Growing Your Circle of Influence | The Village Family Service Center

The Village Family Service Center

Growing Your Circle of Influence

Date: 
Monday, June 24, 2019
Positive energy and proactive focus can grow your circle of influence

By Robert Jones | EAP Trainer | The Village Business Institute

An aspect of The Village Family Service Center that I appreciate is how our culture centers around “The 7 Habits of Highly Effective People” by Stephen Covey. The book’s premise is that our perception is our reality, and it offers seven habits that allow us to change the way we perceive.

One of Covey’s key ideas is a Circle of Concern, which is where we choose to focus our time and energy. Clearly there are things in this world that we have concern for, but we have little ability to alter. For example, I may have concern for the famine in Darfur, but outside of sending money to the Red Cross, I have little influence over the situation. I can have an impact on the hungry children by volunteering my time and donating money to local organizations. This ability to influence a situation is called the Circle of Influence.

According to Covey, a proactive focus or positive energy can enlarge the Circle of Influence, and negative energy or a reactive focus can reduce the Circle of Influence. The same can be said for how we interact with people, and in turn lead.

Think about a boss or supervisor who is demanding, overly critical, takes credit for things they did not do, sets expectations without gaining needed input, or creates an unstable environment. Basically, they’re not a nice person. Likely you would do the bare minimum to get the job done. You would come in when you needed to and race out as soon as you could. This person has little influence over you, mostly because you have little to no respect for them. Covey would say that this was an example of reactive focus, and that this supervisor’s approach creates a negative work environment that decreases his or her Circle of Influence.

Now, consider a leader who attempts to create an environment that is based on being inclusive and understanding, and who attempts to make educated decisions and create change that is based on data and dialogue. This person takes the time to know who you are and what skills you bring to the organization. They strive to understand how they can create a synergistic relationship between leader and follower, and more importantly, they see everyone as having the ability to lead. This person encompasses the true meaning of team and creates a community of people who strive to develop not only the organization, but each other. An individual who has these characteristics most likely has a proactive focus, and this positive energy will grow their Circle of Influence.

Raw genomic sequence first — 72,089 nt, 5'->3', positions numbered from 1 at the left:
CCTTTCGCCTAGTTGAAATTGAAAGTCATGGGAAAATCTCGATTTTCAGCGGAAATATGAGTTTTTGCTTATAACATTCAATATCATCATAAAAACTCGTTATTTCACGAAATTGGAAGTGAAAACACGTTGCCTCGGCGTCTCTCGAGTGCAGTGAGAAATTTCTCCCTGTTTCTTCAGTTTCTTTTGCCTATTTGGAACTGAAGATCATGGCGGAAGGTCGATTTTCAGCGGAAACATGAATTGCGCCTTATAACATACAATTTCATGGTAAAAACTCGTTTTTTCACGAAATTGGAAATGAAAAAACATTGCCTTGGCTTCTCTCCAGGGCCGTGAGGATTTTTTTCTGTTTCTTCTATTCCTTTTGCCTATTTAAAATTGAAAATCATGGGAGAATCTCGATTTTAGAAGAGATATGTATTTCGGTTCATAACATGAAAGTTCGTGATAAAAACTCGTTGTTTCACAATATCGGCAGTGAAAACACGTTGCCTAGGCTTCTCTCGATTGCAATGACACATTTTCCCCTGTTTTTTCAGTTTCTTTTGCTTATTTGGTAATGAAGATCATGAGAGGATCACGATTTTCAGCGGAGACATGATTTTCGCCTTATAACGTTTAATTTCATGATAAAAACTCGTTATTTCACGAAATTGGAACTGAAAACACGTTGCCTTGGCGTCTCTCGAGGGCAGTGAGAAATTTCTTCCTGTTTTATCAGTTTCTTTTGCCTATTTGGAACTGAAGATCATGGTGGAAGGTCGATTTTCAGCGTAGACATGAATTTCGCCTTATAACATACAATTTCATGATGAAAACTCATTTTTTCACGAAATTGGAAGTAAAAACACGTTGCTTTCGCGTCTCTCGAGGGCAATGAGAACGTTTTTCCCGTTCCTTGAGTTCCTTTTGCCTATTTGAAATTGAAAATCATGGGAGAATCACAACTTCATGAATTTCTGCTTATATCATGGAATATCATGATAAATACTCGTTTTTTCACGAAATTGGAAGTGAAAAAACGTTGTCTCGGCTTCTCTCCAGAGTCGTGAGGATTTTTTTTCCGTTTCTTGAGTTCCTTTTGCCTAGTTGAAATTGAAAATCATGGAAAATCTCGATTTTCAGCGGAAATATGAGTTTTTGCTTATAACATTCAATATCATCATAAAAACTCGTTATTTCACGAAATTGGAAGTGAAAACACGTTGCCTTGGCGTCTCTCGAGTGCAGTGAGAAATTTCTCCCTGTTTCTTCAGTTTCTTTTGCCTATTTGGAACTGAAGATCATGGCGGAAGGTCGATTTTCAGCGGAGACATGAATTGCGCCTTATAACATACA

Growing our Circle of Influence is a powerful tool for growing ourselves, our opportunities and organizations, which is why a proactive focus is so important. Many people who struggle to grow their influence try to influence people by using power. Unfortunately, power does not create an environment that is conducive for people to feel valued; in fact, it exacerbates a culture of fear, which limits interactions and slows innovation.

Leading by influence is about people making a judgment to follow someone because of how they interact and include others in their decision-making, rather than feel that they must out of fear for their job, salary, position, etc.

It boils down to the cliché that you can attract more bees with honey than vinegar, yet I am always fascinated how when people gain the smallest amount of power, they lose sight of who they are, slip into power-based leadership, and eventually begin to push people out of their circle.


About the authorRobert Jones, Employee Assistance Program Trainer at The Village Business Institute
Robert Jones is an Employee Assistance Program Trainer with The Village Business Institute. Robert has a bachelor’s degree in History and a master’s degree in Education with an emphasis in counseling and leadership. He also has a bachelor’s degree in Communication Studies, and recently began working on his Educational Doctorate in Leadership. Robert has nearly 20 years of experience in the hospitality field and has been doing freelance training for almost 10 years.

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